Posts tagged division

Devising to Avoid Divisions

The no division clause in a conservation easement can be crucial. It protects the easement’s habitat and scenic values while promoting wildlife movement. It also avoids land fragmentation, conflicting management and the unnecessary costs and burdens of extra monitoring and enforcement for multiple parcels. Are you using annual monitoring visits to ask the important questions that will help you to determine if this clause could be violated?

Rather than pepper the landowner with questions, try to engage them in a friendly conversation that involves the following:

  • Has the address changed?
  • Has any portion of property been sold, no matter how small?
  • Has any portion of property been given to anyone, even a relative, no matter how small?
  • Has any portion of property been leased, mortgaged, exchanged, or liened, no matter how small?
  • Have you granted rights to anyone, even a relative or neighbor, to anyone else of any kind?
  • Have you changed the name of the owner of the property such as creating a company, partnership or trust of any kind?
  • Have land uses changed in any way?

Explain that the easement addresses divisions, and that understanding the owner’s plans now means no unpleasant surprises down the road – for you and for the landowner.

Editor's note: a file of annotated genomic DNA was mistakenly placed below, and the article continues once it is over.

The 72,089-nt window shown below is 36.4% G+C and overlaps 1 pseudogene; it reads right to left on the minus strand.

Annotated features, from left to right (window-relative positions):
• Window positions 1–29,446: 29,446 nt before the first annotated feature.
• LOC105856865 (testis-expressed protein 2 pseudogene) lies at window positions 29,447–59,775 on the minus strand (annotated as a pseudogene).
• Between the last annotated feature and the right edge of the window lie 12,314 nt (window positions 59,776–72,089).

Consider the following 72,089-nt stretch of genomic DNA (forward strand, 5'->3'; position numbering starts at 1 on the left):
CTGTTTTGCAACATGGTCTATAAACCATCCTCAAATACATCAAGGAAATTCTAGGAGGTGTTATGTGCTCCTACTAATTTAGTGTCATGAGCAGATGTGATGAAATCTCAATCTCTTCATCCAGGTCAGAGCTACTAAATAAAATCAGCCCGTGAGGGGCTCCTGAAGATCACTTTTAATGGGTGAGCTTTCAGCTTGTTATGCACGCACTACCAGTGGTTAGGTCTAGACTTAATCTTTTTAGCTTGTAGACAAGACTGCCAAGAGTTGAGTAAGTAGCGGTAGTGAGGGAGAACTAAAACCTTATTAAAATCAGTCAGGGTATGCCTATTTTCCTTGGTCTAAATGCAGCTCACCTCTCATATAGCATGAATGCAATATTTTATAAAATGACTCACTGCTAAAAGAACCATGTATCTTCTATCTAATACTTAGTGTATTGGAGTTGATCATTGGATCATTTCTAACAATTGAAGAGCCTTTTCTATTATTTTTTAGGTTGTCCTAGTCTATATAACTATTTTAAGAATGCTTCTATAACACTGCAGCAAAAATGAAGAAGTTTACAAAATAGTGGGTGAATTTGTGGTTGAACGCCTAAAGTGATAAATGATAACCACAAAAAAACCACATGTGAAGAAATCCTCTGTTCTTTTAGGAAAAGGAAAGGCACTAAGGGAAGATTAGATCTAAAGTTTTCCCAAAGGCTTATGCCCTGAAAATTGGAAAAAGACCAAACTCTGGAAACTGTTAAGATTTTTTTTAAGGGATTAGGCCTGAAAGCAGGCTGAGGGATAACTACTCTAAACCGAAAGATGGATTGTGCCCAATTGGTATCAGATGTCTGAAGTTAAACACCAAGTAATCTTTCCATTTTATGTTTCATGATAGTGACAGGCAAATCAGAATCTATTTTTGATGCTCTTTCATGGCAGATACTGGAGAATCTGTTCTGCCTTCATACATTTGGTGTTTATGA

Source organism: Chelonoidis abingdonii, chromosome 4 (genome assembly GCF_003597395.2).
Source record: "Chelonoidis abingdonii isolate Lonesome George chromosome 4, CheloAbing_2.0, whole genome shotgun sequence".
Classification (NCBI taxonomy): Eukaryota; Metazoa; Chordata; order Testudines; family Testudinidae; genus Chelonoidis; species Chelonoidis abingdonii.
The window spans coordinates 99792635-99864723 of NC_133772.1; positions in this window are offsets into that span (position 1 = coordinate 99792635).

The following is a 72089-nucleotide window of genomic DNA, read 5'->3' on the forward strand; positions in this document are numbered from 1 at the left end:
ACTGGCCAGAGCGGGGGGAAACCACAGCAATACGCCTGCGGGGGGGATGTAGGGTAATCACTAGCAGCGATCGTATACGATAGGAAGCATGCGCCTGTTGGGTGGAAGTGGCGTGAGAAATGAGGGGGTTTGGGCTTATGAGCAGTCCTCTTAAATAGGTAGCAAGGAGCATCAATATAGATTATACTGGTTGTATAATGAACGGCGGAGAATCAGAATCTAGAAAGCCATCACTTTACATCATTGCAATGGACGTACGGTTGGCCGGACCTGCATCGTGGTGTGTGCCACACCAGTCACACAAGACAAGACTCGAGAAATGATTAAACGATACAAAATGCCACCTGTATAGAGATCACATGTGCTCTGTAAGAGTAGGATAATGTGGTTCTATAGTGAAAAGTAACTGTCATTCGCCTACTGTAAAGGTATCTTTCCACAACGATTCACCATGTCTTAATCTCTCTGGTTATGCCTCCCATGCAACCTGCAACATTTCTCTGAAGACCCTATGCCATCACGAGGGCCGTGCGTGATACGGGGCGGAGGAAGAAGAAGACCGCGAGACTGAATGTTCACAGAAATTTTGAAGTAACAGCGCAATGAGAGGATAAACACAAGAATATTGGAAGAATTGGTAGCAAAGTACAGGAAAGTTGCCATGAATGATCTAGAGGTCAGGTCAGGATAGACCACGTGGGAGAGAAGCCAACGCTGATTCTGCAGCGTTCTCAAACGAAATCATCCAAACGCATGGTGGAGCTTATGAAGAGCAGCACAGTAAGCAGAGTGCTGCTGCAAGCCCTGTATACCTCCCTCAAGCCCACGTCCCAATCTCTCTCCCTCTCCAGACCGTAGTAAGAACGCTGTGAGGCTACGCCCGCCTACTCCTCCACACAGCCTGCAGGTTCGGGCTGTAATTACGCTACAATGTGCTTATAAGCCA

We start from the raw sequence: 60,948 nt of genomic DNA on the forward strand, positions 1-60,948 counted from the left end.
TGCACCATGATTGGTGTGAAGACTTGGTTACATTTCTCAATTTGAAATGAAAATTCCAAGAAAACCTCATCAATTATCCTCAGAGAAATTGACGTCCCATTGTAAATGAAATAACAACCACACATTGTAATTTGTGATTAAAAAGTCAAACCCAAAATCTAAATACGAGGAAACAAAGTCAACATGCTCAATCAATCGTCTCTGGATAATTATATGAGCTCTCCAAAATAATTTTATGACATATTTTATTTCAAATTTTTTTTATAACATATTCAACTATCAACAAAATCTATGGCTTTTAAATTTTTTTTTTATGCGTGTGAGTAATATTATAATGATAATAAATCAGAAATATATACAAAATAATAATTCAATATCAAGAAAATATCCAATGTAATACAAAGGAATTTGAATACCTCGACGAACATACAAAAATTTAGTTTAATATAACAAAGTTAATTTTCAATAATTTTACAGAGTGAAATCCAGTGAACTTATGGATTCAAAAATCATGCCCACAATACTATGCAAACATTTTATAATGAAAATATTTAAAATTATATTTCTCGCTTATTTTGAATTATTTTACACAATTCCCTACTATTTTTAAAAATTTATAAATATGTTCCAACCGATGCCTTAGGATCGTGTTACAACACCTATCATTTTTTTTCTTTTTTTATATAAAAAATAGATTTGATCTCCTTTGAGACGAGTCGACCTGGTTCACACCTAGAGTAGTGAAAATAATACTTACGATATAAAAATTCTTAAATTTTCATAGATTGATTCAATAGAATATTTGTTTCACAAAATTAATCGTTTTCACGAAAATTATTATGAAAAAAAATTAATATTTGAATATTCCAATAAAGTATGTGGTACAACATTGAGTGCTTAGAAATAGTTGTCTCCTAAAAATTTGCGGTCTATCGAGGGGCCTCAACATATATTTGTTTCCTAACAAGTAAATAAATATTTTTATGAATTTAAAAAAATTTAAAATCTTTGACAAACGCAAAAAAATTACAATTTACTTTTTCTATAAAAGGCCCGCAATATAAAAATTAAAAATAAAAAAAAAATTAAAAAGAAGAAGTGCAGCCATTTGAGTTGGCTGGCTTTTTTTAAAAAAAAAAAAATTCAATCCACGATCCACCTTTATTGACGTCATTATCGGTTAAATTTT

Have questions? Please let us know. You can email us directly or call 202-800-2219 for Lorri, 802-262-6051 for Leslie, or 202-800-2248 for myself.


Hannah Flake

Conservation Defense Associate


(202) 800-2248 |


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Keeping the promise

A recent win in court for Three Valley Conservation Trust (Ohio) could help land trusts in other states as we all work together to uphold conservation permanence.

The case involved two siblings, James and Janis Taylor, who sold a conservation easement on their family farm to Three Valley Conservation Trust. The easement prevented any division of the farm. However, when Janis wanted James to buy her out, James asked the court to let him divide the property despite the restrictions, and the judge sided with him.

Three Valley Conservation Trust successfully appealed the decision with the help of Terrafirma, the Land Trust Alliance, Coalition of Ohio Land Trusts and American Farmland Trust. On appeal, the court sided with the land trust and Janis, stating that restricting division of the property is consistent with current law.

This is a great example of land trusts and their allies working together and it is an important decision with national ramifications. Read more about the case here.

We’re here to help! If you have any questions about divisions or anything else, please let us know. You can email us directly or call 202-800-2219 for Lorri, 202-800-2248 for Hannah, or 802-262-6051 for Leslie.


Hannah Flake

Conservation Defense Associate


(202) 800-2248  |


Hungry for more TerraBites? Check out our LinkedIn


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Collectively upholding conservation permanence